As part of its recent quarterly meeting this week, the Virginia Tech Board of Visitors discussed what is a hot topic nationally in higher education: student mental health and well-being. Interim Vice President for Student Affairs Frances Kenney provided an overview of mental health support structures at Virginia Tech, and introduced two new initiatives aimed at developing habits of wellness for students and accessing help when they need it.
Nationwide, the need for mental health counseling services on university campuses continues to grow with demand increasing every year at Virginia Tech.
While Virginia Tech scores highly on measures of student retention, graduation rates, graduate employment, and diversity and inclusion, the university’s data on student well-being is on par with national numbers.
According to the 2019 Virginia Tech Mental Health Task Force Recommendations Report, students from disadvantaged populations, including Black, Hispanic, Asian, LGBTQ+ and economically disadvantaged students, show an increased risk of mental health problems.
Residential Welfare Initiative
Launched this fall, the Residential Wellness Initiative brings resources and programs to students’ living and learning environments. with live-in, embedded advisors; Emphasis on student-leadership positions that prioritize student well-being, engagement, and success; and ongoing mentoring and support from faculty and staff coaches, the initiative supports the overall well-being and mental health of Virginia Tech students by bringing helpful resources to their residence halls.
“A culture of health must include systemic and organizational changes in students’ lives, learning, and social environments as well as encourage changes in individuals’ habits and behaviors,” Keane said. “Resident welfare is now everyone’s job in student affairs.”
Residential wellness initiatives reach students when there are the greatest opportunities to impact their well-being: the moment of their entry into the university community—from orientation to move-in.
Virginia Tech boasts the largest full-time residential student population in Virginia. The residential environment is rich in opportunities to influence students’ mental health and well-being. Almost every undergraduate student at Virginia Tech begins their experience in a residence hall, and habits, patterns, and relationships can significantly influence a student’s trajectory of success in the first year.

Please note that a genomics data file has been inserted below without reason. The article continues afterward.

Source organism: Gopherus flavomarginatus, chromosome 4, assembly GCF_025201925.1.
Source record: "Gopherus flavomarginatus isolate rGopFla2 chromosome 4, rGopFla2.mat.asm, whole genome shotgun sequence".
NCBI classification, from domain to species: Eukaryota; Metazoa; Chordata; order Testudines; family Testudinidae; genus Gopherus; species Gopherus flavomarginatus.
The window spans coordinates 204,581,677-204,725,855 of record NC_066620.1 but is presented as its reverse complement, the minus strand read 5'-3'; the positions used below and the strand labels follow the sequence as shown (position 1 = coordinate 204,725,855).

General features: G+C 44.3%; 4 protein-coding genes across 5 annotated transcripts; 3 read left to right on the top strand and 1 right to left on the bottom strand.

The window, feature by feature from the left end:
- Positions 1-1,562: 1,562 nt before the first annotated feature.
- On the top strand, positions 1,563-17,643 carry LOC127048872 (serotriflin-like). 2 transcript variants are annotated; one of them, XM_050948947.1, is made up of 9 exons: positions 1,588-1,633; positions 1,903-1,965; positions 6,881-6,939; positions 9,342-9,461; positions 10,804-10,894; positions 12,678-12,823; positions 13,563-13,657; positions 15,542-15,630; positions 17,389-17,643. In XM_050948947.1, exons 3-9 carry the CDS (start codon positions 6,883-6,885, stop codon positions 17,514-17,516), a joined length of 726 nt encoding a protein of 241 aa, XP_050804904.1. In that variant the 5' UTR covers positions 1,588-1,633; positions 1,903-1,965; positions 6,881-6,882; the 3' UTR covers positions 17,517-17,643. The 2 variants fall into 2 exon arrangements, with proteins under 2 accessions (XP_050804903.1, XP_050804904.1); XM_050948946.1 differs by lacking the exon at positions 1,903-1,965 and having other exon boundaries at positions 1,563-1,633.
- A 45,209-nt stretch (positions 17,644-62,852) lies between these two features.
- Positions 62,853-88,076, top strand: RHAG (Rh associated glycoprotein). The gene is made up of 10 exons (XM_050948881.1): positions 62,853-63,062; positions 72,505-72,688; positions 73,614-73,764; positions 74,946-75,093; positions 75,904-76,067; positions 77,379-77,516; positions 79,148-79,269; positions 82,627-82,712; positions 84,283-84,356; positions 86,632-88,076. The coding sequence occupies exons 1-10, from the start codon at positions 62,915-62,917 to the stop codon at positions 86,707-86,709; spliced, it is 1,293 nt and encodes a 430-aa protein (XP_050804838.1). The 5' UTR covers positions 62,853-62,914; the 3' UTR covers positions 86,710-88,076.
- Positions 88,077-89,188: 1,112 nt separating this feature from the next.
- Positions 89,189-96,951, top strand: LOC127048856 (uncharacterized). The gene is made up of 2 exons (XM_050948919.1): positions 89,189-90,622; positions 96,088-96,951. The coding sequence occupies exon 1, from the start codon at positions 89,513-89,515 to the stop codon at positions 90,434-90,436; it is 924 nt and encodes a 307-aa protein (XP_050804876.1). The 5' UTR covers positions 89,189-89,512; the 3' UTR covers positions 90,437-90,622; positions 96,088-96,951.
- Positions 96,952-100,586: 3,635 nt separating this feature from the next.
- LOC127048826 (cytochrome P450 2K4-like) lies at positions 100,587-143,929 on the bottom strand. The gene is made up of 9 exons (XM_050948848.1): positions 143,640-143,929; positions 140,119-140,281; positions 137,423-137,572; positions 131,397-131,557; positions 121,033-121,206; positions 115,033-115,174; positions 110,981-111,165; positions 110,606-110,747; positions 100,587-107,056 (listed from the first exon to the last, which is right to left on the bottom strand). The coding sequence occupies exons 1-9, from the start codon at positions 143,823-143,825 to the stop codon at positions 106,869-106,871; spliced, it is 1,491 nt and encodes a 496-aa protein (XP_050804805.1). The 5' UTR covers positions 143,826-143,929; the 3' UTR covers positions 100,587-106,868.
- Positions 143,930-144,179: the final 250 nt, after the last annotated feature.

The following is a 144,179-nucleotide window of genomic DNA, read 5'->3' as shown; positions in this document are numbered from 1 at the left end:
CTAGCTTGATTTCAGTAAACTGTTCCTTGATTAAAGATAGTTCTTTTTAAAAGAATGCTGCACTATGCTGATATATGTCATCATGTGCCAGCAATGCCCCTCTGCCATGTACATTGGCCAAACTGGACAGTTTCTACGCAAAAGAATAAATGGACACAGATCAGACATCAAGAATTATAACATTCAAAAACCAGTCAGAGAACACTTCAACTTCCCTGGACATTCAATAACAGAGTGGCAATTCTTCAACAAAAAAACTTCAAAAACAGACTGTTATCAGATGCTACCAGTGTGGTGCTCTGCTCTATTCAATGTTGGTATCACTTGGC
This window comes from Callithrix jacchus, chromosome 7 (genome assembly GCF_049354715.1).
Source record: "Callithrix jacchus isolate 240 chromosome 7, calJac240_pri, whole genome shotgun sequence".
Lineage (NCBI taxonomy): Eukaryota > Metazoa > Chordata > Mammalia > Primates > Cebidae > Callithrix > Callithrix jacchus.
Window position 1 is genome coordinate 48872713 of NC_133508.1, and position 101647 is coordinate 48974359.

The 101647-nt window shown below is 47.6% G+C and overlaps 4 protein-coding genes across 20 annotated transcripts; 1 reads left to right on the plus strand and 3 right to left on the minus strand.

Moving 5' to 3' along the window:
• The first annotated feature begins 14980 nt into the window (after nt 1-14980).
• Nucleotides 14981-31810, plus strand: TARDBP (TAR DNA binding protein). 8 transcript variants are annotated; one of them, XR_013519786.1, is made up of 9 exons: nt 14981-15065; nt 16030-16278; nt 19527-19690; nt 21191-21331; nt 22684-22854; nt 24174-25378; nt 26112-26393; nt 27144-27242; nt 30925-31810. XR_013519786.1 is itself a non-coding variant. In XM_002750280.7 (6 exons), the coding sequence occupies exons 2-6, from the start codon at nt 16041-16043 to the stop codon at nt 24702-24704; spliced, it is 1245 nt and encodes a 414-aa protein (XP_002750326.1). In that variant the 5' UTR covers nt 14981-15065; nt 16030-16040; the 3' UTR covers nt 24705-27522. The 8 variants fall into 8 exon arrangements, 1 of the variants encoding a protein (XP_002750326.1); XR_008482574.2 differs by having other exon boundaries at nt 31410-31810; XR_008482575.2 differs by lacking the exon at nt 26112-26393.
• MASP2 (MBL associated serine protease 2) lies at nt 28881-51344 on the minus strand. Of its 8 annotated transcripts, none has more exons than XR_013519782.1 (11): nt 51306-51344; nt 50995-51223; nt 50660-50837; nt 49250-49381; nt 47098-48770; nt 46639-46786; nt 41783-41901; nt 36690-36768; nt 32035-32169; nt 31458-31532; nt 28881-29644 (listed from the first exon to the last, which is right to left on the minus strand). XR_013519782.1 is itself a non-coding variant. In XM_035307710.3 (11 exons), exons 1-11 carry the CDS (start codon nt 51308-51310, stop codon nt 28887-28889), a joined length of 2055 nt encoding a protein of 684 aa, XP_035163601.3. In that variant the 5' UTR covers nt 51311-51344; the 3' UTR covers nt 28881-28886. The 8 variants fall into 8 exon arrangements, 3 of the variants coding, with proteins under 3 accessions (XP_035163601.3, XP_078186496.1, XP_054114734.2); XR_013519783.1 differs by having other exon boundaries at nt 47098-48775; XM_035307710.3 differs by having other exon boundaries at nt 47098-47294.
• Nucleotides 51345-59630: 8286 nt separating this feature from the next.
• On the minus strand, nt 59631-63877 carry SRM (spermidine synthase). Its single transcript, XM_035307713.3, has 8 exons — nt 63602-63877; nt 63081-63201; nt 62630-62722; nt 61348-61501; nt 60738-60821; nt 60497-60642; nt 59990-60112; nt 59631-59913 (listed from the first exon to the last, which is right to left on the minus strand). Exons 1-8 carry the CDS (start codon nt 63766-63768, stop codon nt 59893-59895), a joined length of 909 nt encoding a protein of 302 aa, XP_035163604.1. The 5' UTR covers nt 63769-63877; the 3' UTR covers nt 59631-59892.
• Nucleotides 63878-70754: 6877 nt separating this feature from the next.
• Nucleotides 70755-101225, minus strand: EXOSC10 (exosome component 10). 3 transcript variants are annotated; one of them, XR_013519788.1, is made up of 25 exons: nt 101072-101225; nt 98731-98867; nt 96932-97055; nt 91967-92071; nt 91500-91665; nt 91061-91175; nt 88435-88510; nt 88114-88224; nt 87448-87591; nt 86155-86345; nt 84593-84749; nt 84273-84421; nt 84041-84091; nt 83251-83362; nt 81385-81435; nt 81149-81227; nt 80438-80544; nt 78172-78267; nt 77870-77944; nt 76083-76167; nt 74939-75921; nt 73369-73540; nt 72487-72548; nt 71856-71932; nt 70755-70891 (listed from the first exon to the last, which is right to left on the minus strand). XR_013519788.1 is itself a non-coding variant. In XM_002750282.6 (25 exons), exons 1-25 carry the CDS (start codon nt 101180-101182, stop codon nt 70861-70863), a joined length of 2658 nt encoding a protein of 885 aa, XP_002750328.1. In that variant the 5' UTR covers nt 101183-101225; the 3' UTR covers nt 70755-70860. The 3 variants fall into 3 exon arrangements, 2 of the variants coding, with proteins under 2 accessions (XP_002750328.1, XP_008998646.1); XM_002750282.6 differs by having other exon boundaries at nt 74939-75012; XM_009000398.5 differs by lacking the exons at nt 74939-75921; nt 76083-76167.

In a residential well-being approach, equity and inclusion are inherently linked to well-being, and focusing on the well-being of students from disadvantaged populations improves the well-being of the entire community. The Residential Wellbeing Initiative fosters engagement and connection to small communities of students within the residential environment. The role of students and staff has shifted from compliance or enforcement to community building, caring, and connection.
Virtual Help with TimelyCare
TimelyCare, a virtual health service that is the latest addition to Virginia Tech’s mental health and wellness resources, is also new this fall. Offered at no cost to students, TimelyCare does not replace, but rather supplements the many mental health support structures at Virginia Tech.
Through TimelyCare, students can connect with a counselor for urgent care, scheduled counseling, or health coaching. They can access TimelyCare with a phone, computer or tablet, and they can choose phone or video sessions. Students can register through the TimelyCare app or the TimelyCare website and are encouraged to do so before they need services.
TimelyCare covers more than 250 languages and offers translation services. The service is also ADA accessible through the app. Another benefit is that students can access TimelyCare when they are away from home or campus for vacation, regardless of their location in the United States. TalkNow is available internationally via a US based phone number or VPN.
Following the presentation, Kenny was joined by Assistant Professor of Public Health, Department of Population Health Sciences at the Virginia-Maryland College of Veterinary Medicine, and Faculty Principal of the Honors Residential Commons, Natalie E. Joined Cook. Saad Khan also joined the discussion with the board. Khan graduated in December 2021 with a bachelor’s degree in clinical neuroscience and a minor in psychology and advocates for mental health resources through the Virginia Tech chapter of Active Minds. He currently works with Hokie Wellness as the Mental Health Initiative Coordinator.
The panel led a discussion about the most important issues to address regarding mental health and wellness in the Virginia Tech community. They also talked about loneliness, citing that 52 percent of Virginia Tech students report feelings related to loneliness as measured by the UCLA Loneliness Scale.
Cook emphasized a holistic approach to helping students thrive. “I see my role as providing the leadership and scaffolding necessary to foster a thriving living and learning community where all members feel a sense of belonging, agency, and connection, regardless of their major, background, identity, or hometown,” she said.